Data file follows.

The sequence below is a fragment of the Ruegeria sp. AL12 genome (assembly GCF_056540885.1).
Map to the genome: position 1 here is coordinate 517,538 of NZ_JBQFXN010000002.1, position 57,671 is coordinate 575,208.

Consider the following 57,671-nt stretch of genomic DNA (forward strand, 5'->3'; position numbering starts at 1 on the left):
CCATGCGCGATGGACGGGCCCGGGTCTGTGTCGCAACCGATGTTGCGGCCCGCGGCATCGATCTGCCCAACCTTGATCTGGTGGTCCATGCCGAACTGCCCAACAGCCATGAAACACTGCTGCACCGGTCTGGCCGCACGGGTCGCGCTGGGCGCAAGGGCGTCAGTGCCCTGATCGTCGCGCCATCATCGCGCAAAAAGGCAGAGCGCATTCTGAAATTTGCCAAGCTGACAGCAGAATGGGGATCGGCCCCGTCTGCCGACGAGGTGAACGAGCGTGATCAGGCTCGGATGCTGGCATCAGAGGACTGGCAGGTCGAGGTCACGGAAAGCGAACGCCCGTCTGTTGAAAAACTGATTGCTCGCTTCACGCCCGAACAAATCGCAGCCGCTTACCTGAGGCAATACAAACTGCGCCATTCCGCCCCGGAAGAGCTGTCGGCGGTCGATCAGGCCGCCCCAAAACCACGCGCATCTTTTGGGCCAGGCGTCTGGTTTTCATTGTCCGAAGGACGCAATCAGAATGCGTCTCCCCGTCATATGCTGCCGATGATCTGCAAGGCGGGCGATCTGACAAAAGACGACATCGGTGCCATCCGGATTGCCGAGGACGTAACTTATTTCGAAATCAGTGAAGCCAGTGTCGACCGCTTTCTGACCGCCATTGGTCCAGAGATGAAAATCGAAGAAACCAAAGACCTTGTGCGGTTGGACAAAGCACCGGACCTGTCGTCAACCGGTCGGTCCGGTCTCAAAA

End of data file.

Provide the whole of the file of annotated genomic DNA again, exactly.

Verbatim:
The sequence below is a fragment of the Ruegeria sp. AL12 genome (assembly GCF_056540885.1).
Map to the genome: position 1 here is coordinate 517,538 of NZ_JBQFXN010000002.1, position 57,671 is coordinate 575,208.

Consider the following 57,671-nt stretch of genomic DNA (forward strand, 5'->3'; position numbering starts at 1 on the left):
CCATGCGCGATGGACGGGCCCGGGTCTGTGTCGCAACCGATGTTGCGGCCCGCGGCATCGATCTGCCCAACCTTGATCTGGTGGTCCATGCCGAACTGCCCAACAGCCATGAAACACTGCTGCACCGGTCTGGCCGCACGGGTCGCGCTGGGCGCAAGGGCGTCAGTGCCCTGATCGTCGCGCCATCATCGCGCAAAAAGGCAGAGCGCATTCTGAAATTTGCCAAGCTGACAGCAGAATGGGGATCGGCCCCGTCTGCCGACGAGGTGAACGAGCGTGATCAGGCTCGGATGCTGGCATCAGAGGACTGGCAGGTCGAGGTCACGGAAAGCGAACGCCCGTCTGTTGAAAAACTGATTGCTCGCTTCACGCCCGAACAAATCGCAGCCGCTTACCTGAGGCAATACAAACTGCGCCATTCCGCCCCGGAAGAGCTGTCGGCGGTCGATCAGGCCGCCCCAAAACCACGCGCATCTTTTGGGCCAGGCGTCTGGTTTTCATTGTCCGAAGGACGCAATCAGAATGCGTCTCCCCGTCATATGCTGCCGATGATCTGCAAGGCGGGCGATCTGACAAAAGACGACATCGGTGCCATCCGGATTGCCGAGGACGTAACTTATTTCGAAATCAGTGAAGCCAGTGTCGACCGCTTTCTGACCGCCATTGGTCCAGAGATGAAAATCGAAGAAACCAAAGACCTTGTGCGGTTGGACAAAGCACCGGACCTGTCGTCAACCGGTCGGTCCGGTCTCAAAA